A Good Day To Bury Bad News

at

This afternoon.

The Lord Mayor of Dublin Tom Brabazon launched Dublin City Council’s new dog fouling awareness campaign entitled ‘Dog Poo, It’s Everybody’s Business’.

Dublin City Council’s Litter Prevention Officer, Ms. Bernie Lillis said:

“The message we want to get across to dog owners and dog walkers is when they clean up after their dog, they should not leave the doggie bag on railings or in bushes or on the streets or footpaths, instead they should ‘Bag it and Bin it’.”

Or, as they say in Bray…

Dog Poo, It’s Everybody’s Business’ – New Dog Fouling Campaign Launched (Dublin City Council)

19 thoughts on “A Good Day To Bury Bad News

  1. Ben Redmond

    No government of ‘change’ – no indoor meetings of more than a hundred people – no toilet rolls in the big supermarkets – Dublin streets booby trapped with dog poo.
    It is the end of civilization as we know it.

  2. Andrew

    Dog owners who don’t clean up after their dogs are already ‘aware’ it’s not acceptable. They don’t care though.
    Outsource litter and dog warden duties like the parking clampers. Enforcement of the law is what is needed.

  3. Áine

    Then give us some bins you stingy sillies. I can walk for miles in suburban Dublin without seeing a public bin.

  4. f_lawless

    I remember a while ago talking to a neighbour who was born in Germany and she said a big difference between here and there is that there’s way more public bins everywhere for people to deposit their dogs’ poo.
    I do get the impression there’s a lack of public bins in Dublin – way less that there used to be – and while it’s not an excuse for irresponsible behaviour, at the end of the day, it’s human nature. People are less inclined to carry around bags of poo for long periods of time.

    So why is there much less public bins than before I wonder? Has it been the gradual drift towards a more neoliberal ideology – the privatisation and minimising of public services? When the old nationalised house-to-house bin collection service was taken over by private companies, it triggered an increasing trend in public bins being used for household rubbish, which in turn was seen as the justification to greatly reduce the number those bins available to the public, perhaps?

    1. Archie

      No excuse. If you’re gonna take Fido for a walk you should have enough doggie bags with you. The grim part is anytime I take ours for a walk I end up picking up after about 3 other culprits.

      1. f_lawless

        But the point I was making is that in general I think the reality is people are not inclined to carry bags of poo for a long time or walk for long distances with bags of poo in their hands. Short of putting wardens on every second street corner, I don’t think you’re going to change that aspect of human nature any time soon. The system is clearly not working and is also making the more conscientious citizens such as yourself resentful to others.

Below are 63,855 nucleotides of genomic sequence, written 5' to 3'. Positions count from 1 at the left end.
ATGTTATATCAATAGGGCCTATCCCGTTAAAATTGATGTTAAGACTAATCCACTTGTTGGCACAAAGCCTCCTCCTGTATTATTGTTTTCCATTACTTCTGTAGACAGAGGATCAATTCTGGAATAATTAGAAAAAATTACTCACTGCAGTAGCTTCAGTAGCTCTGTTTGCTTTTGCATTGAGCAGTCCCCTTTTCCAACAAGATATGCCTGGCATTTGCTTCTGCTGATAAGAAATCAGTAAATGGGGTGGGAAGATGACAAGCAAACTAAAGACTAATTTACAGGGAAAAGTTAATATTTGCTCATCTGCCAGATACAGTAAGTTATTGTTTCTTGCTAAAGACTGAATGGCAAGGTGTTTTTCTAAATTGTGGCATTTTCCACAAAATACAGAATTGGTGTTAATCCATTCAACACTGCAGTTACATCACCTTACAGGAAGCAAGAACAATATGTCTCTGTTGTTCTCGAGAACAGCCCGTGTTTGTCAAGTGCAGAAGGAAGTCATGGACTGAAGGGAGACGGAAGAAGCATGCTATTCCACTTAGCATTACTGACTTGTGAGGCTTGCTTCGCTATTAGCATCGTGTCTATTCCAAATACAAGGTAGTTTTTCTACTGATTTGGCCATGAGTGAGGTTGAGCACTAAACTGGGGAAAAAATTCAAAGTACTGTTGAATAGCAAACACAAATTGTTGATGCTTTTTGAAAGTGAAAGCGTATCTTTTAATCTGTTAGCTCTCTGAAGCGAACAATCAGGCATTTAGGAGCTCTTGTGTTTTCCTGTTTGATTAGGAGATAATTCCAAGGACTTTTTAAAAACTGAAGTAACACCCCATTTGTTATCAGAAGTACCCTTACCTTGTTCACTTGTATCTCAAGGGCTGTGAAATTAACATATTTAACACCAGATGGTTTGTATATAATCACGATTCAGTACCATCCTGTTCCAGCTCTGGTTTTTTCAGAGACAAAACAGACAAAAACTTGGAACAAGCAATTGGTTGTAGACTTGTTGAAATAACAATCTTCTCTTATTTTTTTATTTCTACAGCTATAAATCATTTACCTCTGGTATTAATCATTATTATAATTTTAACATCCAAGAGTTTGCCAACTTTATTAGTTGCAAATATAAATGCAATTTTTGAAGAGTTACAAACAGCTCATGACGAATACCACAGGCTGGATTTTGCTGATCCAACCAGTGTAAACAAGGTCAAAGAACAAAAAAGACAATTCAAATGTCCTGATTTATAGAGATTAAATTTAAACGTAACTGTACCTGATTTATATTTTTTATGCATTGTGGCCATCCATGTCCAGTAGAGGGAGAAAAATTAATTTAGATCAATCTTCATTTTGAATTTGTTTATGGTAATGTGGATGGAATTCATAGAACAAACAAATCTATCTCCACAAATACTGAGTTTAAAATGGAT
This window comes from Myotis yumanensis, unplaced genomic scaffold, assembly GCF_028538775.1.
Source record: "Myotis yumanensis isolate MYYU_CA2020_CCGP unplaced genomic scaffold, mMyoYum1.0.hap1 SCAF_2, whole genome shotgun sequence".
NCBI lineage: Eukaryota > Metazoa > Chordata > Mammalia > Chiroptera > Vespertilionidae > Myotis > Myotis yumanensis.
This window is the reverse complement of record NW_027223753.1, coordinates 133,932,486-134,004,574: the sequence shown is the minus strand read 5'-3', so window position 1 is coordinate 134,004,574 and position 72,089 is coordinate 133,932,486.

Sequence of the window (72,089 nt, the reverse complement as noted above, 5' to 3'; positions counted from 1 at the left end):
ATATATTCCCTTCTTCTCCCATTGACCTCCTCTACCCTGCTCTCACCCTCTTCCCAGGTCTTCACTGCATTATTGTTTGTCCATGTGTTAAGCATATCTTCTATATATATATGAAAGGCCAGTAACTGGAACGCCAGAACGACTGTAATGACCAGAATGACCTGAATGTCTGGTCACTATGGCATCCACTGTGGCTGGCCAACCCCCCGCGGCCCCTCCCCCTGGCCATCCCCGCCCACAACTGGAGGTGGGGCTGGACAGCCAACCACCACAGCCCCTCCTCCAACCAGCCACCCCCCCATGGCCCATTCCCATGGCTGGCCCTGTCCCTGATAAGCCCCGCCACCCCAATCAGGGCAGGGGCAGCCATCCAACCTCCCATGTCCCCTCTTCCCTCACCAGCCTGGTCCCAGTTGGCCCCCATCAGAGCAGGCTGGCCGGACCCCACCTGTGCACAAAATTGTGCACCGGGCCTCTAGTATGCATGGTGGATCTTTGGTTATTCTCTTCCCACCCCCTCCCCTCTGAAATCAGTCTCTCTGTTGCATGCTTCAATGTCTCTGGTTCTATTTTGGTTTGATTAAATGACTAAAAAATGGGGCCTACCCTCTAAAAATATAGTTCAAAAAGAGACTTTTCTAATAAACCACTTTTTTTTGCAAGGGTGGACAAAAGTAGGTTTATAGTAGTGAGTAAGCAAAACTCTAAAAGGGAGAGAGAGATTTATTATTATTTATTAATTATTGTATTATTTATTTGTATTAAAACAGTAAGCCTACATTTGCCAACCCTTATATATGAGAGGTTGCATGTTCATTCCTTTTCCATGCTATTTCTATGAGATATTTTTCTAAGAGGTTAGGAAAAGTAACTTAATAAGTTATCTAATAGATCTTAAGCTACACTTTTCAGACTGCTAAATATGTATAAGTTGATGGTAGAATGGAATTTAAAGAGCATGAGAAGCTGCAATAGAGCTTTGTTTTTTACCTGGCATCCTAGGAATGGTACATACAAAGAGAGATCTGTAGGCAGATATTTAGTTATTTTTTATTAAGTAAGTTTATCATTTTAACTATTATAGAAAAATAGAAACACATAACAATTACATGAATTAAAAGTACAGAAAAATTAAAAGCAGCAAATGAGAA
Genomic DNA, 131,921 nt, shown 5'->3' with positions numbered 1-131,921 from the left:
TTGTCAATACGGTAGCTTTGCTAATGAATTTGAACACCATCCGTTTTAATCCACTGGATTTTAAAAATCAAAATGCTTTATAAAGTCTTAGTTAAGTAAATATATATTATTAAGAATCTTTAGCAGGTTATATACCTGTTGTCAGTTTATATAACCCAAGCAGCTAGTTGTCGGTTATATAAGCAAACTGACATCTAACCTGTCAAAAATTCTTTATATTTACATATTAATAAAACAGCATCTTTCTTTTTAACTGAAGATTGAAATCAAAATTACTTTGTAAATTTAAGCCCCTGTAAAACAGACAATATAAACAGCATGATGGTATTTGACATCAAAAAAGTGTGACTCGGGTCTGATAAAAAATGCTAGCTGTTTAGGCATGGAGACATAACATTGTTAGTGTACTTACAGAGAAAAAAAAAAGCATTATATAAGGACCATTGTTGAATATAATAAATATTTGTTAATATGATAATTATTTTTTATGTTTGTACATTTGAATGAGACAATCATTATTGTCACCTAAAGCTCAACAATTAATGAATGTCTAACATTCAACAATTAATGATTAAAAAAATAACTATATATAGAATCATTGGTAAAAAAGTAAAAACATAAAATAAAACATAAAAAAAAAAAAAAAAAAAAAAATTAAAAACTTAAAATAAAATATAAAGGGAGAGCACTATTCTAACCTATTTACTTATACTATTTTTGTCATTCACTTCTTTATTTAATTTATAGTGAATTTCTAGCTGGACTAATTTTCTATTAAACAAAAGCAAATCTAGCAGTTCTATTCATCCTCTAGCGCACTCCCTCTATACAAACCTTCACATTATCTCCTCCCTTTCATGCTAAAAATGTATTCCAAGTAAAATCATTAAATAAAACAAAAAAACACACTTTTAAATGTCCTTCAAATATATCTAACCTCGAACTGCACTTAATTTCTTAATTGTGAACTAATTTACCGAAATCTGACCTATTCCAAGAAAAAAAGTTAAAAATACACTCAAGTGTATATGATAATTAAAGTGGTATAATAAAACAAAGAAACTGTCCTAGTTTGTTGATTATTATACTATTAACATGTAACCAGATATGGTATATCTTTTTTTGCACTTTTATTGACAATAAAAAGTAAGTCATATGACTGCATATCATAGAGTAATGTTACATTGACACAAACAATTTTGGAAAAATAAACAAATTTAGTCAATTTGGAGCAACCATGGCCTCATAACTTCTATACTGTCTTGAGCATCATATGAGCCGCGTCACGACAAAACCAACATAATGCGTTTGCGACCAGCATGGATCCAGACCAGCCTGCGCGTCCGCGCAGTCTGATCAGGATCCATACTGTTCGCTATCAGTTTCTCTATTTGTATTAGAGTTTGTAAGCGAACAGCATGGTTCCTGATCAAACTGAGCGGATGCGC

2. jason

      People don’t want to pay for bins, dump rubbish at public bins, means council have to clean up….. eventually. It’s all a result of, privatise everything, drive for profit type of society, that leads to a selfish mindset that has no sense of community and feels they have to pay for everything so a big f you to the privatisation of society. or something like that, I lost my train of thought near the end. Too much cans of bass!

    3. jamesjoist

      I think part of the problem is that people living in small flats (bedsits?) were depositing their refuse in them . It’s a big problem when many tenants in a single house are each expected to for recycling and waste bins, and where are they to be stored etc

  5. Matt Pilates

    If you can shoot dogs for worrying sheep, it seems reasonable to shoot dog owners who worry the rest of us.

  6. Shayna

    Does anyone remember this:
    https://www.broadsheet.ie/2015/02/04/no-more-soft-touch-regulation/ ? I do, I typed the transcription. That was 5 years ago. DCC’s poster campaign at the time clearly didn’t convey the message
    sufficiently (Bag the poo, any bin will do!). This is pre-supposing that there will be a bin? Stepping in dog poo is up there with trodding on an upright nail – except for the smell.
    I don’t have a dog, but a lot of my friends in Belfast do. They are all fastidious with the poo. To be fair, Belfast types pick up the poo. It’s an £80 fine here, enforceable, on the spot. “Dog Poo Enforcement Vans” patrol with the full might of the law. I walked my neighbour’s dog, Taurus – a Mastiff/Labrador cross – I was fully equipped with a baggie. Taurus decided to take a poo on the street – it was a yard brush and shovel that I needed, rather than a baggie. I did my best.

    1. V

      Oh

      I didn’t know you were one of the house transcribers Shayna

      I should have guessed really

      Anyway
      Good job, and fair dues to ya
      I often marveled at the patience involved

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